No energy-saving investment credit for intra-group transfer of a plant
The Dutch Supreme Court ruled that obligations vis-à-vis an associated company do not qualify for the energy-saving investment credit.
27 June 2017
Energy-saving investment credit
The objective of the Dutch energy-saving investment credit (energie-investeringsaftrek, EIA) is to encourage investments in low-energy techniques and sustainable energy. This tax scheme provides a financial benefit to entrepreneurs who make certain low-energy investments. A number of conditions should be met to qualify for this tax credit. One of them is that the asset should not have been used before. Moreover, taxpayers must notify the Netherlands Enterprise Agency (Rijksdienst voor Ondernemend Nederland, RVO) within three months after they contracted an investment obligation. The Dutch Supreme Court recently ruled on the right to the investment credit for an intra-group transfer of a plant.
X BV and Y BV together form a fiscal unity with X BV as the parent company. At the end of 2008, X BV contracted an obligation to invest in a cogeneration plant. This investment in principle qualifies for the energy-saving investment credit. However, the investment was not notified to the RVO within three months after it was contracted. As a result, X BV was not entitled to the credit. Mid 2009 Y BV was deconsolidated from the fiscal unity. The cogeneration plant was then transferred to Y BV, and the investment was notified within three months. In its 2009 corporate income tax return, Y BV claimed an energy-saving investment credit of EUR 468,776.
The inspector argued that Y BV was not entitled to the investment credit since it involves an obligation contracted vis-à-vis an associated company, so the law does not permit the tax credit. However, the law provides for the opportunity to refrain from applying this provision and the conditions for invoking this exception are set out in a policy decision. This decision shows that the tax credit can still be claimed if the capital item was not an asset in the group before. The Inspector argued that this condition is not met.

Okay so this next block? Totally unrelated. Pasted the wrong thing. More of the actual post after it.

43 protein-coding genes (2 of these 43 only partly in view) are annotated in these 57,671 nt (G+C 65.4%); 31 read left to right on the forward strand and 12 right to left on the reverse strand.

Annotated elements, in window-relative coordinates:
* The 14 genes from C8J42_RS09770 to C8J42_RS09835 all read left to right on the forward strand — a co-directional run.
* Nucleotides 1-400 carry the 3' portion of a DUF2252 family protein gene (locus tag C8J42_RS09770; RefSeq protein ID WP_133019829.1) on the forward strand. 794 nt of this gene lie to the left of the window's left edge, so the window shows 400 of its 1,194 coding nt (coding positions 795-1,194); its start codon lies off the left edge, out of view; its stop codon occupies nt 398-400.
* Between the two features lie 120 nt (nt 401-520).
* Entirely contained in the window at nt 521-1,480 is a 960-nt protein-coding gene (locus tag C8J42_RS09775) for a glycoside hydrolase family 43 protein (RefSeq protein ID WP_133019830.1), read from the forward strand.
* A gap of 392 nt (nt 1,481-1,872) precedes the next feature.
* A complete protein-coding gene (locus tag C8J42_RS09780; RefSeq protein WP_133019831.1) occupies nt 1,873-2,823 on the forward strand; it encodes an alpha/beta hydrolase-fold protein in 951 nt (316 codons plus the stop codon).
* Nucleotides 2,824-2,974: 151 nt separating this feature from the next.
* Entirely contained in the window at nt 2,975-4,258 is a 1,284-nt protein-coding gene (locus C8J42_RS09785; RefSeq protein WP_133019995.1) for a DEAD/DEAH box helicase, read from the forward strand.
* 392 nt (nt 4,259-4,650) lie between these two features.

Bona fide situation
The Court of Appeal agreed with the Inspector that the conditions set out in the policy decision are not met. After all, the capital item had already been an asset at the level of X BV. Still the court argued that the interested party is entitled to the investment credit. In this context the court considered that the selling company did not claim the credit and that this involves a bona fide situation. The court also considered that this situation is very similar to a sale-and-lease-back transaction, which entitles to application of the tax credit (sale-and-lease-back is a transaction in which the owner sells an asset and then leases it back for a long term).
Yet the Supreme Court ruled just the opposite and judged that obligations contracted vis-à-vis an associated company do not qualify for the energy-saving investment credit. Other than the Court of Appeal assumed, there is no ground to still grant the tax credit for situations that are not provided for in the policy decision. The fact that the tax credit is only claimed once and that this involves a bona fide situation did not change this conclusion. On top of that, the Supreme Court argued that the present situation cannot be put on a par with a sale-and-lease-back transaction. So the conclusion for the interested party is that no energy saving investment credit can be claimed.
Source: Dutch Supreme Court, June 23, 2017, 16/01064, ECLI:NL:HR:2017:1133